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3 killed as Syrian Kurdish militants fire rockets at Turkish border town

Turkey says child and teacher among dead after high school, house and border gate struck; rights group says Kurdish-led Syrian Democratic Forces responsible for attack

Fighters of the Kurdish-led Syrian Democratic Forces (SDF) take part in a military parade in the US-protected Al-Omar oil field in the eastern province of Deir Ezzor on March 23, 2021, marking the second annual anniversary of Baghouz's liberation from the Islamic State (IS) group. (Delil SOULEIMAN / AFP)
Fighters of the Kurdish-led Syrian Democratic Forces (SDF) take part in a military parade in the US-protected Al-Omar oil field in the eastern province of Deir Ezzor on March 23, 2021, marking the second annual anniversary of Baghouz's liberation from the Islamic State (IS) group. (Delil SOULEIMAN / AFP)

ANKARA, Turkey (AP) — Suspected Kurdish militants in Syria fired rockets across the border into Turkey on Monday, killing at least three people and wounding 10 others, officials said. The attack followed deadly airstrikes by Turkey on suspected militant targets in Syria and Iraq.

The rockets struck a high school and two houses in the town of Karkamis, in Gaziantep province, as well as a truck near a Turkish-Syria border gate, the state-run Anadolu Agency reported.

Interior Minister Suleyman Soylu said the dead include a teacher and a child. One of the rockets landed on the grounds of a high school but there were no fatalities there.

A soldier and seven police officers were wounded overnight in separate shelling by suspected Kurdish militants that targeted a border area in nearby Kilis, Soylu said.

Turkey would respond to the attacks “in the strongest way possible,” the minister said.

The Kurdish-led Syrian Democratic Forces opened fire toward Karkamis from its positions near the Syrian border town of Kobani, according to Rami Abdurrahman, who heads the Britain-based Syrian Observatory for Human Rights, an opposition war monitor. He added that Turkish troops retaliated by firing toward SDF positions on the Syrian side of the border but there was no word on casualties yet.

While Kurdish-led forces in Syria have not commented nor claimed responsibility for the attacks, the Syrian Democratic Forces in a statement Monday vowed to respond to Turkish airstrikes “effectively and efficiently at the right time and place.”

The rocket attacks came days after Turkey launched deadly airstrikes over northern regions of Syria and Iraq, targeting Kurdish groups that Ankara holds responsible for a Nov. 13 bomb attack in Istanbul. The bomb rocked a bustling avenue in the heart of Istanbul on Nov. 13, killing six people and wounding over 80 others.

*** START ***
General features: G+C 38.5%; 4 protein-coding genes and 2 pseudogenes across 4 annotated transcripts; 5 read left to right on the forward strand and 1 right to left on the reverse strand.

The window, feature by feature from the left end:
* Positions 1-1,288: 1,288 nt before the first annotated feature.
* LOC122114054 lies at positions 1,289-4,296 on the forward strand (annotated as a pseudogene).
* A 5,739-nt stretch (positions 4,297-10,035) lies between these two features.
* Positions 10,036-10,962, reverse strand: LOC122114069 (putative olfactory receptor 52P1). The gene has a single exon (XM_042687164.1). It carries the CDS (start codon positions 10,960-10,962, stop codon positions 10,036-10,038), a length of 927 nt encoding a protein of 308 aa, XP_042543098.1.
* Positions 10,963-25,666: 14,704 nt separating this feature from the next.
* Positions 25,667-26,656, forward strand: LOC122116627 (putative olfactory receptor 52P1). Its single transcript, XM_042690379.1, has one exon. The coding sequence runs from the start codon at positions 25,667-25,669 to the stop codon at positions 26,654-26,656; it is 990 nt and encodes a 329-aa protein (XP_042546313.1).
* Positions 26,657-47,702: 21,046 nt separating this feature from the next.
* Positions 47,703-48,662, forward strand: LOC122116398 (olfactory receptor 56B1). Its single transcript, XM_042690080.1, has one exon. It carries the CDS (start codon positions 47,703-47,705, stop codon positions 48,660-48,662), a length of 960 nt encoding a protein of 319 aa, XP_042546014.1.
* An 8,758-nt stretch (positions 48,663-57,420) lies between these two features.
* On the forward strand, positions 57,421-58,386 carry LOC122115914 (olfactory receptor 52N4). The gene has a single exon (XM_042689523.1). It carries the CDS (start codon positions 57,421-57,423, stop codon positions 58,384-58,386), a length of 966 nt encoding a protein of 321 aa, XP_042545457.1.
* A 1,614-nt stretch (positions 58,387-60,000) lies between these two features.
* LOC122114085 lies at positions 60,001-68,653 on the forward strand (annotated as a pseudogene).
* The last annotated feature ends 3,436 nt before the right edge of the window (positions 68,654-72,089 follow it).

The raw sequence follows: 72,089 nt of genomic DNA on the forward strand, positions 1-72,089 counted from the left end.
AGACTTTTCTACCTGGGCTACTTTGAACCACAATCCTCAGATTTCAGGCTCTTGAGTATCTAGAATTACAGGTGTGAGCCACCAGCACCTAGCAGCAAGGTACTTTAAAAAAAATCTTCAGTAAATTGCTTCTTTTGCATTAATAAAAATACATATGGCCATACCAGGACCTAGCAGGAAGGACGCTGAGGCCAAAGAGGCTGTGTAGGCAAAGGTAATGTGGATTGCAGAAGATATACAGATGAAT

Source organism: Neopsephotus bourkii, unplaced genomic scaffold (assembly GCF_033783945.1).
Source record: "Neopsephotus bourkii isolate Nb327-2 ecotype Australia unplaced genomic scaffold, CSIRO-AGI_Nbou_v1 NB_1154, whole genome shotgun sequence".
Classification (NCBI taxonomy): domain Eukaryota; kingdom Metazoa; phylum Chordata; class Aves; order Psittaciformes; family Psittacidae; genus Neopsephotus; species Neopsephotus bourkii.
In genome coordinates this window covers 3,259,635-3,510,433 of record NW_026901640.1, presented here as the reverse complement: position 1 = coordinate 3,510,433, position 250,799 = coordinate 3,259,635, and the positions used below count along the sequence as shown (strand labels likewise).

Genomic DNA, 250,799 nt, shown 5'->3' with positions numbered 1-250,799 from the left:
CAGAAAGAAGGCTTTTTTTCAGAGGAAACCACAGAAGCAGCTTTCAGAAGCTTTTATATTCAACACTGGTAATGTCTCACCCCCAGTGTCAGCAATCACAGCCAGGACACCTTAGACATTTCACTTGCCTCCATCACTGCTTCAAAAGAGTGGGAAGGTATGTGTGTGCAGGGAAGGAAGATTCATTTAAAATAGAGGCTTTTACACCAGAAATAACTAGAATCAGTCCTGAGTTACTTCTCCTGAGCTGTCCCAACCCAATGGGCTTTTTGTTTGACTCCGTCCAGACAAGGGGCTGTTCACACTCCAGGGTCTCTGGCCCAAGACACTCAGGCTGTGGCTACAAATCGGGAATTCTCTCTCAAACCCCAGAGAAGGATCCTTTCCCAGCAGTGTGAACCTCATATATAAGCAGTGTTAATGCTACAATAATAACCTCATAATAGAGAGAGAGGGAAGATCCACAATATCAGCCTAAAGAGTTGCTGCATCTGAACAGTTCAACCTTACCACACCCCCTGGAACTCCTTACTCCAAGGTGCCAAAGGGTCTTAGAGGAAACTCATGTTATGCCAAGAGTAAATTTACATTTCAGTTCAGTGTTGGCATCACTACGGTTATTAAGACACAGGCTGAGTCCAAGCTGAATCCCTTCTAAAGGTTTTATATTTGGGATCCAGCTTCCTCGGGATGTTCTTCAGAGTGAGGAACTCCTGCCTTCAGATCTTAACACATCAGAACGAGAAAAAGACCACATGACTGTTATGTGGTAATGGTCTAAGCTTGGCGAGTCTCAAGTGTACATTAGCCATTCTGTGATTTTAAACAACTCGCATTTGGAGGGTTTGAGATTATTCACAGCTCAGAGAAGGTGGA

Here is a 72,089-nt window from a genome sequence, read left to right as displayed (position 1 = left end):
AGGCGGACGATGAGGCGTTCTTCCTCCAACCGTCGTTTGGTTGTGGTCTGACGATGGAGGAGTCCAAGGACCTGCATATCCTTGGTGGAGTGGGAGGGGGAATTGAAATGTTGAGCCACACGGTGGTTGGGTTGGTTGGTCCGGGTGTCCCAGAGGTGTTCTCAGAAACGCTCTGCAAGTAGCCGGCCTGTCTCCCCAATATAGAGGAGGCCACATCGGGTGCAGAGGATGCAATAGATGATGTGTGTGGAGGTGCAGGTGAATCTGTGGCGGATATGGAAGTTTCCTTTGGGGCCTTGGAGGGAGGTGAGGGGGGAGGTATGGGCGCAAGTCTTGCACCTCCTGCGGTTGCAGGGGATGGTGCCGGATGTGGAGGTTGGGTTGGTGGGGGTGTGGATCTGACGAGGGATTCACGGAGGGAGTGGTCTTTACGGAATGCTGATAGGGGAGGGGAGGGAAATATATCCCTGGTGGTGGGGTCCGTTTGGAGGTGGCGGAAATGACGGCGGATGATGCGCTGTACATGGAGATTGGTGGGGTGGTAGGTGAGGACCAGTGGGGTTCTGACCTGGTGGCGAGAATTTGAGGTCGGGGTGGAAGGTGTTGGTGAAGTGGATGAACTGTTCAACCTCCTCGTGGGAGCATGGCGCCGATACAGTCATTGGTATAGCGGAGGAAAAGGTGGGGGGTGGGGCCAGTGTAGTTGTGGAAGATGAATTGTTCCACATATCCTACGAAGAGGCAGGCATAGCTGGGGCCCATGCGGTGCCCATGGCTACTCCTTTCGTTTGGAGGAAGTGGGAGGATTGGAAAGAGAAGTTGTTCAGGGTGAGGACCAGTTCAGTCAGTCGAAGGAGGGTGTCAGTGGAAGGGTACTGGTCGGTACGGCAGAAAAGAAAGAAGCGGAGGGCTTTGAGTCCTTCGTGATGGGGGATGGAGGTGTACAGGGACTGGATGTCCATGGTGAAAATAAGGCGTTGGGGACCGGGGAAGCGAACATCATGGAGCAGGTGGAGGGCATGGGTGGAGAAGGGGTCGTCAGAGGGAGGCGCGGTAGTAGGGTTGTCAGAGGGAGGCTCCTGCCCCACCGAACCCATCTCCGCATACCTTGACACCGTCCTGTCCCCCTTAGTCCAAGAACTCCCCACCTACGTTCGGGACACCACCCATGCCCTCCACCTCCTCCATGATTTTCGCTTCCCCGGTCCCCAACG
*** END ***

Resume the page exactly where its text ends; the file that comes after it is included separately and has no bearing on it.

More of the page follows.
Turkish authorities blamed the attack on the PKK and its Syrian affiliate the YPG. The Kurdish militant groups have, however, denied involvement.

The Turkish warplanes attacked bases of the outlawed Kurdistan Workers’ Party, or PKK, and the Syrian People’s Protection Units, or YPG on Saturday and Sunday. Turkish officials claimed that a total of 89 targets were destroyed and a “large number” of what it designated “terrorists” were killed in strikes.

The Observatory said 35 people were killed in airstrikes over the weekend including 18 Kurdish fighters, 16 Syrian government soldiers, and a journalist for a local media outlet.

On Monday, Turkish President Recep Tayyip Erdogan signaled Turkey was also contemplating a ground incursion against the militant groups, saying the operation would not be “limited to an air campaign.” Turkey’s Defense Ministry and military would hold discussions on the number of ground troops that would be required, he added.

“We will hold our consultations and then we will take steps accordingly,” Turkish media quoted Erdogan saying.

In this Nov. 17, 2014 photo, smoke rises from the Syrian city of Kobane, following an airstrike by the US-led coalition, seen from a hilltop outside Suruc, on the Turkey-Syria border. (AP Photo/Vadim Ghirda, File)

Turkey has launched three major incursions into northern Syria since 2016 and already controls some territories in the north.

Ankara and Washington both consider the PKK a terror group, but disagree on the status of the YPG. Under the banner of the Syrian Democratic Forces, the YPG has been allied with the US in the fight against the Islamic State group in Syria.

The PKK has fought an armed insurgency in Turkey since 1984. The conflict has killed tens of thousands of people since then.

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